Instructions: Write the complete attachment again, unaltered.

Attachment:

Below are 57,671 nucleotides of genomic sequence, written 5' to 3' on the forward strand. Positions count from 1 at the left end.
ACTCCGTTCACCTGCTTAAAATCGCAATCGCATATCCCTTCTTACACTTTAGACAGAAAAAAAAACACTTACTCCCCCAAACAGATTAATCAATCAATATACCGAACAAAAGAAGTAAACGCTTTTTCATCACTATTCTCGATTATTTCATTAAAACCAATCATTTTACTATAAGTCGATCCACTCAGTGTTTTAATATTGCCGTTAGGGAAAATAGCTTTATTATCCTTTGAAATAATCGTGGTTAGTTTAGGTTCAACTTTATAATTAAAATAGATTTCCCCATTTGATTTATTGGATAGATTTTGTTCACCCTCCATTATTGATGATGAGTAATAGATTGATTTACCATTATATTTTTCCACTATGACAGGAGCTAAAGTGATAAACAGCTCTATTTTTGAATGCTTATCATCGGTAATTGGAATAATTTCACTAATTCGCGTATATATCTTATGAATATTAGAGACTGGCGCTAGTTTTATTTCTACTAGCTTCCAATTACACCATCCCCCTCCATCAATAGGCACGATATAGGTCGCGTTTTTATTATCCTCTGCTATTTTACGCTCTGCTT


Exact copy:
Below are 57,671 nucleotides of genomic sequence, written 5' to 3' on the forward strand. Positions count from 1 at the left end.
ACTCCGTTCACCTGCTTAAAATCGCAATCGCATATCCCTTCTTACACTTTAGACAGAAAAAAAAACACTTACTCCCCCAAACAGATTAATCAATCAATATACCGAACAAAAGAAGTAAACGCTTTTTCATCACTATTCTCGATTATTTCATTAAAACCAATCATTTTACTATAAGTCGATCCACTCAGTGTTTTAATATTGCCGTTAGGGAAAATAGCTTTATTATCCTTTGAAATAATCGTGGTTAGTTTAGGTTCAACTTTATAATTAAAATAGATTTCCCCATTTGATTTATTGGATAGATTTTGTTCACCCTCCATTATTGATGATGAGTAATAGATTGATTTACCATTATATTTTTCCACTATGACAGGAGCTAAAGTGATAAACAGCTCTATTTTTGAATGCTTATCATCGGTAATTGGAATAATTTCACTAATTCGCGTATATATCTTATGAATATTAGAGACTGGCGCTAGTTTTATTTCTACTAGCTTCCAATTACACCATCCCCCTCCATCAATAGGCACGATATAGGTCGCGTTTTTATTATCCTCTGCTATTTTACGCTCTGCTT